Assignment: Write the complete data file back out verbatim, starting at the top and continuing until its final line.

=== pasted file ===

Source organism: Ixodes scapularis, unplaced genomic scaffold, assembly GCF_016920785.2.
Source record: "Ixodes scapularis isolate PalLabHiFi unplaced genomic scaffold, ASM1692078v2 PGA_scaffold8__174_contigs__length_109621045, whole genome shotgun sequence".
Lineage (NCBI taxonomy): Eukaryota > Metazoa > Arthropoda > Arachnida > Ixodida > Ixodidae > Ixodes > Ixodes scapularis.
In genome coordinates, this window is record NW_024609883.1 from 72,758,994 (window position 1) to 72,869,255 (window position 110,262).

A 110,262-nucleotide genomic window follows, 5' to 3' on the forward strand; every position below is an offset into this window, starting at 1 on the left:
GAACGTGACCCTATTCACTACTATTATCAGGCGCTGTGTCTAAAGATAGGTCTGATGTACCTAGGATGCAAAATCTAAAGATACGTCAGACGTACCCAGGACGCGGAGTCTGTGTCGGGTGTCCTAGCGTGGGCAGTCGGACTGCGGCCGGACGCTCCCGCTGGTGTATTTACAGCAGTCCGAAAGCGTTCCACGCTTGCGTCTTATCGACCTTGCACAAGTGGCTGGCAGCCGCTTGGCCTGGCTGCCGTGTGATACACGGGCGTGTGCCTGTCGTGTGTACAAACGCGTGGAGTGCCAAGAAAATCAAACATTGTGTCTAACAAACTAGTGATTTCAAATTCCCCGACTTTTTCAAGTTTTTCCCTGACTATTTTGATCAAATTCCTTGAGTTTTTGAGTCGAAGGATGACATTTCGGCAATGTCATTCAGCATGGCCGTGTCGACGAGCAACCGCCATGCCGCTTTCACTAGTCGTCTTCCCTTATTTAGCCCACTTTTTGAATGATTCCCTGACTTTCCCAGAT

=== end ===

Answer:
Source organism: Ixodes scapularis, unplaced genomic scaffold, assembly GCF_016920785.2.
Source record: "Ixodes scapularis isolate PalLabHiFi unplaced genomic scaffold, ASM1692078v2 PGA_scaffold8__174_contigs__length_109621045, whole genome shotgun sequence".
Lineage (NCBI taxonomy): Eukaryota > Metazoa > Arthropoda > Arachnida > Ixodida > Ixodidae > Ixodes > Ixodes scapularis.
In genome coordinates, this window is record NW_024609883.1 from 72,758,994 (window position 1) to 72,869,255 (window position 110,262).

A 110,262-nucleotide genomic window follows, 5' to 3' on the forward strand; every position below is an offset into this window, starting at 1 on the left:
GAACGTGACCCTATTCACTACTATTATCAGGCGCTGTGTCTAAAGATAGGTCTGATGTACCTAGGATGCAAAATCTAAAGATACGTCAGACGTACCCAGGACGCGGAGTCTGTGTCGGGTGTCCTAGCGTGGGCAGTCGGACTGCGGCCGGACGCTCCCGCTGGTGTATTTACAGCAGTCCGAAAGCGTTCCACGCTTGCGTCTTATCGACCTTGCACAAGTGGCTGGCAGCCGCTTGGCCTGGCTGCCGTGTGATACACGGGCGTGTGCCTGTCGTGTGTACAAACGCGTGGAGTGCCAAGAAAATCAAACATTGTGTCTAACAAACTAGTGATTTCAAATTCCCCGACTTTTTCAAGTTTTTCCCTGACTATTTTGATCAAATTCCTTGAGTTTTTGAGTCGAAGGATGACATTTCGGCAATGTCATTCAGCATGGCCGTGTCGACGAGCAACCGCCATGCCGCTTTCACTAGTCGTCTTCCCTTATTTAGCCCACTTTTTGAATGATTCCCTGACTTTCCCAGAT